Stakeholders in the business of Hajj facilitation have lamented the recent cancellation of Hajj for foreign pilgrims by the Saudi Arabian government over COVID-19 pandemic.
While they described the decision as not unexpected due to what they call a “long silence” from Saudi, they said this implies that Hajj operators would be on a forced holiday for two consecutive years.
- Asari Dokubo: What Fani-Kayode said when Nnamdi Kanu sent him to me
- Insecurity: Bakassi Boys return in South East
Daily Trust reports that the Saudi Ministries of Health and Hajj had last week announced the restriction of 2021 Muslim pilgrimage to only Saudi residents amidst ravaging COVID-19 scare.”
The announcement dashed the hope of Hajj operators including air carriers who had waited patiently for good news from Saudi authorities after the cancellation of last year’s Hajj.
Similarly, the National Hajj Commission of Nigeria (NAHCON) and state pilgrims’ boards had received deposits from intending pilgrims but they have announced plans to refund anyone seeking a refund.
It was gathered that airlines like Max Air and Azman have positioned their aircraft in anticipation of the exercise holding this year.
Speaking with Daily Trust, the Company Secretary of Max Air, Barr. Shehu Wadda disclosed that two of the airline’s B747 aircraft deployed for Hajj airlift have returned from routine maintenance after they were parked throughout last year due to the cancellation.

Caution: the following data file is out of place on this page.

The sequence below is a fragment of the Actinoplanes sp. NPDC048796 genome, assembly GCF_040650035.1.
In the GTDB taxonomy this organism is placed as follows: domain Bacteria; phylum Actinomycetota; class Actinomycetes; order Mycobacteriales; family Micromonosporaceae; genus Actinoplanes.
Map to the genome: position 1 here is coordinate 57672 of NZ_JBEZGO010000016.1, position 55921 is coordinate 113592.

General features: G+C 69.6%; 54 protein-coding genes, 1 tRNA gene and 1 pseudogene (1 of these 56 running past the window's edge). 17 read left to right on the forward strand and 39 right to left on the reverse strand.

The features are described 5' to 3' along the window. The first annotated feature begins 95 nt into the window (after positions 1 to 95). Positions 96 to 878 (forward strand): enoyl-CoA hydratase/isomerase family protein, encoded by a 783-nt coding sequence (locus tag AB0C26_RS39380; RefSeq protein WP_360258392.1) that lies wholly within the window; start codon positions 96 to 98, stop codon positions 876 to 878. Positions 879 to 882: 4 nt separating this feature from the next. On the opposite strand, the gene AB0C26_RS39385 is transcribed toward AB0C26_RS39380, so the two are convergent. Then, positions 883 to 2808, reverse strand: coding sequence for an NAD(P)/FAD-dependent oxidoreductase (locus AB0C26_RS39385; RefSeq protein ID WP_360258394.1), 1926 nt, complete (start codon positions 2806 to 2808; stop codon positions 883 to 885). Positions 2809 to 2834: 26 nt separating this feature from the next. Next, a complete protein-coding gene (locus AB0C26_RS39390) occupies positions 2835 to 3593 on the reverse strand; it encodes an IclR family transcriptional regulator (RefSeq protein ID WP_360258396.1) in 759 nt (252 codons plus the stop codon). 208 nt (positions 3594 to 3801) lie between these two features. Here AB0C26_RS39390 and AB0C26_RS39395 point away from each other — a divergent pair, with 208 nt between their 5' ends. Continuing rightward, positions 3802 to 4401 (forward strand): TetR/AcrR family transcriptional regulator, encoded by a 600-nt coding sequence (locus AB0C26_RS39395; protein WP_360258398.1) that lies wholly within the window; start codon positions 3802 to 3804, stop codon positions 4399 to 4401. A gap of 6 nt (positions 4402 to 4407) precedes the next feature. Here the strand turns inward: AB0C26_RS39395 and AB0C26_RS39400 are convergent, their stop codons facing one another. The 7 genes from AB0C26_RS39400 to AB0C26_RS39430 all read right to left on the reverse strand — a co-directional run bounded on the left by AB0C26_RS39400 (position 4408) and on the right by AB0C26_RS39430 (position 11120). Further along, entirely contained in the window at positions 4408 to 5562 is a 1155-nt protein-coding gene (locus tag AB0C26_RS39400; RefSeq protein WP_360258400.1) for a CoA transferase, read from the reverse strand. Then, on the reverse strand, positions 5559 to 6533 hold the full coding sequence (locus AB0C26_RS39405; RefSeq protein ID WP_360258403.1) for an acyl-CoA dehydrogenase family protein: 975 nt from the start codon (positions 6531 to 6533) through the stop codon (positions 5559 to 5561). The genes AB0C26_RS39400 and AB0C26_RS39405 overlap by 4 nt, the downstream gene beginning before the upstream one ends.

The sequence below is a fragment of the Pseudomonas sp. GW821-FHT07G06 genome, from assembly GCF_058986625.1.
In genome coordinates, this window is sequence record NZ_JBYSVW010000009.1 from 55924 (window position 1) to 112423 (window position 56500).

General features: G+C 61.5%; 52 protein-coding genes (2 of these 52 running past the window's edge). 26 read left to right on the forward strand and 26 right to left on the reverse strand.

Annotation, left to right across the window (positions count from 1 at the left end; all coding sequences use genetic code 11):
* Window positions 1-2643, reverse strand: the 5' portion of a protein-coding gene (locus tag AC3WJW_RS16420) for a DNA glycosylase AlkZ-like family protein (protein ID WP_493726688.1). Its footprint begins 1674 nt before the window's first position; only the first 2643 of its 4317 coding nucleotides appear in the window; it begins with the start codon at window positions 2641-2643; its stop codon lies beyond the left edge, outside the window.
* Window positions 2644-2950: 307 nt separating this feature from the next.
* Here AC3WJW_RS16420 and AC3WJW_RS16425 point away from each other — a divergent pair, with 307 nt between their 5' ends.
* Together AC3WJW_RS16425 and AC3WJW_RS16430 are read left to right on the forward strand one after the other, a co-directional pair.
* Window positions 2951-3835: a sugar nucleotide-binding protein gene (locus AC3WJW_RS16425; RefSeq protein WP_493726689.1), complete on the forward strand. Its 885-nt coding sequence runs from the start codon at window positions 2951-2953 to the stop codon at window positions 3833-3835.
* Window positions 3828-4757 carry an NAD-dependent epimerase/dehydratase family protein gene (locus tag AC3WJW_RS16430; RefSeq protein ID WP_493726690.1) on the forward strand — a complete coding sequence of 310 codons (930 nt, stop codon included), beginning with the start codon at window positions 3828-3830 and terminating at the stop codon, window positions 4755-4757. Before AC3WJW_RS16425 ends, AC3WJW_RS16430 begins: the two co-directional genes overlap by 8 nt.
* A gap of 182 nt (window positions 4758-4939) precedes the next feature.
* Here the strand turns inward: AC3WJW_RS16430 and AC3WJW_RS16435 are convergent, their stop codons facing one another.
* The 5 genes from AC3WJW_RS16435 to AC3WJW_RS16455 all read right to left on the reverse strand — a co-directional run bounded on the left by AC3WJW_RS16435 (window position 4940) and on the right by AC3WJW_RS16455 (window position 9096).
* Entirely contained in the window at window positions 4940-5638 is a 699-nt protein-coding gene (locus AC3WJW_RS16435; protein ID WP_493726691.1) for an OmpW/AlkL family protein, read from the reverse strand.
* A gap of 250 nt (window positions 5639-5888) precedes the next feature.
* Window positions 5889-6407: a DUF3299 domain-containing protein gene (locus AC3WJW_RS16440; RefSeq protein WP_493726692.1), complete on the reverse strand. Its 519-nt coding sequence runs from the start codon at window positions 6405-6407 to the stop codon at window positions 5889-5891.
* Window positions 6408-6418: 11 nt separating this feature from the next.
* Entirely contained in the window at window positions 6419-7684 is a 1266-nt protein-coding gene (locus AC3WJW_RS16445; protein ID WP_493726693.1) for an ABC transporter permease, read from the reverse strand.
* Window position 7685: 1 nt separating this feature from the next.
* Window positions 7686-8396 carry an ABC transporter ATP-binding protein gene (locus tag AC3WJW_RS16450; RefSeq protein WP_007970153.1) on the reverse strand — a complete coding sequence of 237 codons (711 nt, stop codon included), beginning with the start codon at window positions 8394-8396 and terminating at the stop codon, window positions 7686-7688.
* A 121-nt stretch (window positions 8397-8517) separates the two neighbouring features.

“The aircraft are back from maintenance ready for Hajj but now there would be no Hajj this year for foreign pilgrims and next year, they would be maintained again. This is a huge loss to us,” he said.
Former President of Association of Hajj and Umrah Operators of Nigeria (AHUON), Abdulfatah Abdulmojeed who described the cancellation as the will of the Almighty God said Hajj industry should be singled out for palliatives as it has been done for other industries.
He said while the announcement by the Saudi was not unexpected, “It means those in the Hajj industry would be on holiday for two consecutive years.”
Abdulmojeed who is the CEO of Al Qibla International Service (QIS), said apart from paying license fees and taxes to various government agencies like the NAHCON, the NCAA, IATA and the FIRS, they employ thousands of people.
“Almost all our staff have either left or they are being owed salary,” he said.
Also, Vice-President, AHUON, Lagos Zone, Alhaji Qasim Alabi said, “As Muslims, we must take it in good faith.”
Speaking with our correspondent, a travel expert, Mr. Olumide Ohunayo tasked NAHCON to provide palliatives for those in the business of Hajj facilitation.
Meanwhile, intending pilgrims in Taraba State have received the news of the cancellation of the 2021 Hajj with shock.
An intending pilgrim, Ibrahim Lawal, lamented that Hajj was cancelled despite the fact that almost all of them preparing for pilgrimage in the state were vaccinated against COVID-19.
He said many intending pilgrims who paid their fares last year could not travel again this year because of the pandemic.
Another intending pilgrim, Haruna Yakubu, who said that he received the news with shock, stated that the cancellation was a surprise to him because he thought the infection had come down across the globe.